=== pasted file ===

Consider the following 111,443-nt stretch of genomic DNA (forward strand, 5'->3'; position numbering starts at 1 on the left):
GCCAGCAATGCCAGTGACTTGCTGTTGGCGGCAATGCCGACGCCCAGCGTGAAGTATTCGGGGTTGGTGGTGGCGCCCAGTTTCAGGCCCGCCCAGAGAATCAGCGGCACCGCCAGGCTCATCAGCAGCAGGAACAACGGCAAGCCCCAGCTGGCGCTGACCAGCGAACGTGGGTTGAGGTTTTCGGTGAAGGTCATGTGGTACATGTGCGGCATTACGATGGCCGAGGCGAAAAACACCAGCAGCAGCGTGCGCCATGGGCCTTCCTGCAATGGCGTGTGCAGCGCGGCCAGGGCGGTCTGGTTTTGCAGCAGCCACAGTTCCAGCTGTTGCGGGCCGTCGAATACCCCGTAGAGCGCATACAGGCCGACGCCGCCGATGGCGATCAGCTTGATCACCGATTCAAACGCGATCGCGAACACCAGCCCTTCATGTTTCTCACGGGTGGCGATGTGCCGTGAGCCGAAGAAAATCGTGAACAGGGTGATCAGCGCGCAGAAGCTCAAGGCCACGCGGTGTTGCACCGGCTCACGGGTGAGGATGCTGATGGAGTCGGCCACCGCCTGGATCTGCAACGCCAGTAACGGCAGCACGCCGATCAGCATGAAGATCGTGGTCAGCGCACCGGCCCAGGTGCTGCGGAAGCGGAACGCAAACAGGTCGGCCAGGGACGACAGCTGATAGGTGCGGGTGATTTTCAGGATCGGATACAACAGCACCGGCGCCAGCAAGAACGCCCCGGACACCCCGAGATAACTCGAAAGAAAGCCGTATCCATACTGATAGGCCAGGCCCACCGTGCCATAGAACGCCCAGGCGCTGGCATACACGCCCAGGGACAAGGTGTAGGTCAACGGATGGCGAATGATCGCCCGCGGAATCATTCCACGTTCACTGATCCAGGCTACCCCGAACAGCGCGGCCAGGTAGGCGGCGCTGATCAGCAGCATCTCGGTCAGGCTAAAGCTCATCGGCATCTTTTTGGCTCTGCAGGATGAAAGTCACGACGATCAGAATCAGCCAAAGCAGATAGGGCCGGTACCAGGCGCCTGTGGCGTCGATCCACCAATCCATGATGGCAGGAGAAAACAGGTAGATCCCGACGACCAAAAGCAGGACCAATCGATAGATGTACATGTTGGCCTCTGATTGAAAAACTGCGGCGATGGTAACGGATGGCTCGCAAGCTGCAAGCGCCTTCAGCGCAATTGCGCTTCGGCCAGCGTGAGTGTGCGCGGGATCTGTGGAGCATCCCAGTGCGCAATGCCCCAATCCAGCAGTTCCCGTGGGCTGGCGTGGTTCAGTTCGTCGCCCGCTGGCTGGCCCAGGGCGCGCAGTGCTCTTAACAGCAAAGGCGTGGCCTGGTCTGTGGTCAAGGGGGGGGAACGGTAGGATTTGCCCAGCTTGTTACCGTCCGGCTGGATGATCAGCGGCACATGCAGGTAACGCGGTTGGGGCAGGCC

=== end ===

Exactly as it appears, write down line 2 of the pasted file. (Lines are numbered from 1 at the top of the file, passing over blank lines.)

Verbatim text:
GCCAGCAATGCCAGTGACTTGCTGTTGGCGGCAATGCCGACGCCCAGCGTGAAGTATTCGGGGTTGGTGGTGGCGCCCAGTTTCAGGCCCGCCCAGAGAATCAGCGGCACCGCCAGGCTCATCAGCAGCAGGAACAACGGCAAGCCCCAGCTGGCGCTGACCAGCGAACGTGGGTTGAGGTTTTCGGTGAAGGTCATGTGGTACATGTGCGGCATTACGATGGCCGAGGCGAAAAACACCAGCAGCAGCGTGCGCCATGGGCCTTCCTGCAATGGCGTGTGCAGCGCGGCCAGGGCGGTCTGGTTTTGCAGCAGCCACAGTTCCAGCTGTTGCGGGCCGTCGAATACCCCGTAGAGCGCATACAGGCCGACGCCGCCGATGGCGATCAGCTTGATCACCGATTCAAACGCGATCGCGAACACCAGCCCTTCATGTTTCTCACGGGTGGCGATGTGCCGTGAGCCGAAGAAAATCGTGAACAGGGTGATCAGCGCGCAGAAGCTCAAGGCCACGCGGTGTTGCACCGGCTCACGGGTGAGGATGCTGATGGAGTCGGCCACCGCCTGGATCTGCAACGCCAGTAACGGCAGCACGCCGATCAGCATGAAGATCGTGGTCAGCGCACCGGCCCAGGTGCTGCGGAAGCGGAACGCAAACAGGTCGGCCAGGGACGACAGCTGATAGGTGCGGGTGATTTTCAGGATCGGATACAACAGCACCGGCGCCAGCAAGAACGCCCCGGACACCCCGAGATAACTCGAAAGAAAGCCGTATCCATACTGATAGGCCAGGCCCACCGTGCCATAGAACGCCCAGGCGCTGGCATACACGCCCAGGGACAAGGTGTAGGTCAACGGATGGCGAATGATCGCCCGCGGAATCATTCCACGTTCACTGATCCAGGCTACCCCGAACAGCGCGGCCAGGTAGGCGGCGCTGATCAGCAGCATCTCGGTCAGGCTAAAGCTCATCGGCATCTTTTTGGCTCTGCAGGATGAAAGTCACGACGATCAGAATCAGCCAAAGCAGATAGGGCCGGTACCAGGCGCCTGTGGCGTCGATCCACCAATCCATGATGGCAGGAGAAAACAGGTAGATCCCGACGACCAAAAGCAGGACCAATCGATAGATGTACATGTTGGCCTCTGATTGAAAAACTGCGGCGATGGTAACGGATGGCTCGCAAGCTGCAAGCGCCTTCAGCGCAATTGCGCTTCGGCCAGCGTGAGTGTGCGCGGGATCTGTGGAGCATCCCAGTGCGCAATGCCCCAATCCAGCAGTTCCCGTGGGCTGGCGTGGTTCAGTTCGTCGCCCGCTGGCTGGCCCAGGGCGCGCAGTGCTCTTAACAGCAAAGGCGTGGCCTGGTCTGTGGTCAAGGGGGGGGAACGGTAGGATTTGCCCAGCTTGTTACCGTCCGGCTGGATGATCAGCGGCACATGCAGGTAACGCGGTTGGGGCAGGCC